After my son was registered for summer camp, we received an email that we needed to go to the camp’s website and download some forms to be completed. To get the forms, we needed to set up a very rigorous password (27 characters, include punctuation, include a quote from an obscure Sanskirt poem, etc.), had to set up some challenge questions (What was your favorite cat’s name?), and had to confirm our e-mail address. All this to download some blank forms that were completed and delivered by hand.
A couple days later, I was doing an online application that required I provide a significant amount of personal information. It certainly shook my confidence as to how well my information was going to be protected when, as part of the registration process, the system emailed me my password in plain text!
Canadians are increasingly and often involuntarily interacting with government and businesses online. While this has advantages for both parties, any interaction beyond cursory information retrieval is dependent some form of identity and authentication. Unfortunately the execution of these core requirement has degenerated into a morass of inconsistent approaches, poor practices, and frustrated users that is putting our personal data, and the reputations of our organizations, at risk.
Identification and authentication is difficult, and risky. To avoid this, organizations have pushed the burden onto their customers and clients. The result is an individual user identity (usually your email address) and authentication token (a password) for each service. And often, multiple identities for the same organization because each system uses a separate credential store.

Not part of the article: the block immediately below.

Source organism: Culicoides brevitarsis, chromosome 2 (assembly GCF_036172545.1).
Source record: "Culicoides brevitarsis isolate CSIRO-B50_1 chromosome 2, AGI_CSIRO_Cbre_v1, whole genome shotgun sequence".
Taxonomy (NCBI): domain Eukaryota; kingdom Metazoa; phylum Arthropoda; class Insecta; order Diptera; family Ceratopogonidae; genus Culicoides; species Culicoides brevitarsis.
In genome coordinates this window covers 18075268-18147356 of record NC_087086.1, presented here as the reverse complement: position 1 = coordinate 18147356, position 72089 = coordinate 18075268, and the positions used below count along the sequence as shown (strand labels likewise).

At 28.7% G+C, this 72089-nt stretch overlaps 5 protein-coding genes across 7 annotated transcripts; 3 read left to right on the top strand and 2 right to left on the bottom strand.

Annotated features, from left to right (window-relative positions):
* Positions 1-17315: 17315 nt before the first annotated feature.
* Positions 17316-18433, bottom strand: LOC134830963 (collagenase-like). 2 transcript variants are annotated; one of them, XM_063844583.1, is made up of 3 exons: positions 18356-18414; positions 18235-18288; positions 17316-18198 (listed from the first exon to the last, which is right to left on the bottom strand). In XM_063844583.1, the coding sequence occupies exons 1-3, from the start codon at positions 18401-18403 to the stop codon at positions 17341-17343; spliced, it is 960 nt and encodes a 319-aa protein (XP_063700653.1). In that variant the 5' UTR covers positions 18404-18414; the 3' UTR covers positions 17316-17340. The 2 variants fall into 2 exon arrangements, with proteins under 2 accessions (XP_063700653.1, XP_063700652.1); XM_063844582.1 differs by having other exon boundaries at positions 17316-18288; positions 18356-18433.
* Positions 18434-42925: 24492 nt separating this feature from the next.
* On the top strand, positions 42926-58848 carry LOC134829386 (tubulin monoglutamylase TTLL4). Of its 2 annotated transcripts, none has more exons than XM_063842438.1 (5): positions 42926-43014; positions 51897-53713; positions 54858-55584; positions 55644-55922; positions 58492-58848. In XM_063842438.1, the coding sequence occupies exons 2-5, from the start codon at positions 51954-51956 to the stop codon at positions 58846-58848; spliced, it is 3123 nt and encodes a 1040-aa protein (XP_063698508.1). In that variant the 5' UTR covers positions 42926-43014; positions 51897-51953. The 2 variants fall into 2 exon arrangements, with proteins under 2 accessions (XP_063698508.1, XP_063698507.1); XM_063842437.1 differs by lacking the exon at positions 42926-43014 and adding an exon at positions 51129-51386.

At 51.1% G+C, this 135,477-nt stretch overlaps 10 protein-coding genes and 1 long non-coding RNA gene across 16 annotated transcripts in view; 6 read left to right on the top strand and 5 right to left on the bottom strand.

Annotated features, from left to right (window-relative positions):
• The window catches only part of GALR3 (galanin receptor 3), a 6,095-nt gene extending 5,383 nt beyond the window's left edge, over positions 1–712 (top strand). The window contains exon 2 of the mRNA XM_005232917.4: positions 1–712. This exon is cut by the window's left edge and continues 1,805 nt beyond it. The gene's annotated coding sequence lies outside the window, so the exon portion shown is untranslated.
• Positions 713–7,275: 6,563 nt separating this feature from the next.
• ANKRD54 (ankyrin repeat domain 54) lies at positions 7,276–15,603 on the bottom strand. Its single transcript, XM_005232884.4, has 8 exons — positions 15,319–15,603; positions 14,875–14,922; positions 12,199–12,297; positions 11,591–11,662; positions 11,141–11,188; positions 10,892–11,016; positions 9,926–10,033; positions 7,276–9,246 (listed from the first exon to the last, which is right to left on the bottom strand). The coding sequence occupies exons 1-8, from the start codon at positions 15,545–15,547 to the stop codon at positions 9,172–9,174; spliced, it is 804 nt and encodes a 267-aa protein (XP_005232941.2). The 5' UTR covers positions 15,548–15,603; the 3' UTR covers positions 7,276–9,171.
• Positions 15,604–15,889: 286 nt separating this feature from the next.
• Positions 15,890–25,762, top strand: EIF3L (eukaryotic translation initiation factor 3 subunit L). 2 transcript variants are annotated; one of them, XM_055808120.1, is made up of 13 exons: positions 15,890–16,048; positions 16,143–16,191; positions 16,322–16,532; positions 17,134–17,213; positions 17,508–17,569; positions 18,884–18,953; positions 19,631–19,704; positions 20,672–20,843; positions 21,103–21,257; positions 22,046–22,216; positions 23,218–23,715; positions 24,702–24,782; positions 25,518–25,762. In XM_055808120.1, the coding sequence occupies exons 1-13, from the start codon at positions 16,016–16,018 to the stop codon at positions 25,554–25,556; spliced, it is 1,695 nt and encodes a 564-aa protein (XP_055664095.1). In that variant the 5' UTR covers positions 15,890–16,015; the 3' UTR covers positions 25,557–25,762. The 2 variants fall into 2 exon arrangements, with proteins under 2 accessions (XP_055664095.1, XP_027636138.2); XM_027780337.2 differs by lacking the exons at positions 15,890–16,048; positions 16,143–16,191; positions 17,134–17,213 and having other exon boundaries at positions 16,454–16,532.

To cope with this, users have adopted the following highly sophisticated and secure methods:
- Use the same user name and password everywhere
- Let the web browser keep track of all the passwords (until you get a new computer and lose them all)
- Sticky notes on the monitor
- A password management tool
As IT professionals, I am sure we are aware of how few people make the effort to employ solution 4.
Just a few of the issues with the current situation:
- The email address has become the default authentication mechanism and identity token. The problem with this is email is not fundamentally secure. And if someone manages to compromise your email account, they can gain access to almost everything else. And email addresses legitimately, and often involuntarily, change.
- Organizations like their users to have unique, complex, and impossible to memorize passwords. But they don’t like the cost of dealing with password resets, so they set up trivial mechanisms to bypass them and change the password.
- Rather than fix the fundamental problem, organizations keep tacking on additional kludges, like challenge questions.
The technical solutions to these problems have existed for years. Distributed authentication and authorization via Kerberos has been around since the late 1980’s. The principles of reliable dual factor authentication (e.g. RSA keys) are well known. OpenID provides the underlying protocols for decentralized authentication.